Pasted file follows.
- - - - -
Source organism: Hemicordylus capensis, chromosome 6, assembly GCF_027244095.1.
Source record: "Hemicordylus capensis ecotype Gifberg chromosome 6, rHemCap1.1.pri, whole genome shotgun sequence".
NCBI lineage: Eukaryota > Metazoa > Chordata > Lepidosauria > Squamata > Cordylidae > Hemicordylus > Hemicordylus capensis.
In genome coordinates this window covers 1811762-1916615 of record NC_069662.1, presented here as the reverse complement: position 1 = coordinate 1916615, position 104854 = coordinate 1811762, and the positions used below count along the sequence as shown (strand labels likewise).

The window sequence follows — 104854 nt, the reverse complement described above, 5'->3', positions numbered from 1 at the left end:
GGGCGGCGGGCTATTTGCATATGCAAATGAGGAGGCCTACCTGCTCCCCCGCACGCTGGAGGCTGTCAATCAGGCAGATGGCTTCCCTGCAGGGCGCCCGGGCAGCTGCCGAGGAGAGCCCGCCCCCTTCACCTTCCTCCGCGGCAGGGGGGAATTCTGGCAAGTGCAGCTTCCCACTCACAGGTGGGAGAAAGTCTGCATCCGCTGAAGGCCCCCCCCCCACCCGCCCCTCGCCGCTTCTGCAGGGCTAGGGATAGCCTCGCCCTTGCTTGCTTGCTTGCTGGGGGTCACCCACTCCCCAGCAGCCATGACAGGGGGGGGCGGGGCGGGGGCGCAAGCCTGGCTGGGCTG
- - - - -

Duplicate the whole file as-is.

Source organism: Hemicordylus capensis, chromosome 6, assembly GCF_027244095.1.
Source record: "Hemicordylus capensis ecotype Gifberg chromosome 6, rHemCap1.1.pri, whole genome shotgun sequence".
NCBI lineage: Eukaryota > Metazoa > Chordata > Lepidosauria > Squamata > Cordylidae > Hemicordylus > Hemicordylus capensis.
In genome coordinates this window covers 1811762-1916615 of record NC_069662.1, presented here as the reverse complement: position 1 = coordinate 1916615, position 104854 = coordinate 1811762, and the positions used below count along the sequence as shown (strand labels likewise).

The window sequence follows — 104854 nt, the reverse complement described above, 5'->3', positions numbered from 1 at the left end:
GGGCGGCGGGCTATTTGCATATGCAAATGAGGAGGCCTACCTGCTCCCCCGCACGCTGGAGGCTGTCAATCAGGCAGATGGCTTCCCTGCAGGGCGCCCGGGCAGCTGCCGAGGAGAGCCCGCCCCCTTCACCTTCCTCCGCGGCAGGGGGGAATTCTGGCAAGTGCAGCTTCCCACTCACAGGTGGGAGAAAGTCTGCATCCGCTGAAGGCCCCCCCCCCACCCGCCCCTCGCCGCTTCTGCAGGGCTAGGGATAGCCTCGCCCTTGCTTGCTTGCTTGCTGGGGGTCACCCACTCCCCAGCAGCCATGACAGGGGGGGGCGGGGCGGGGGCGCAAGCCTGGCTGGGCTG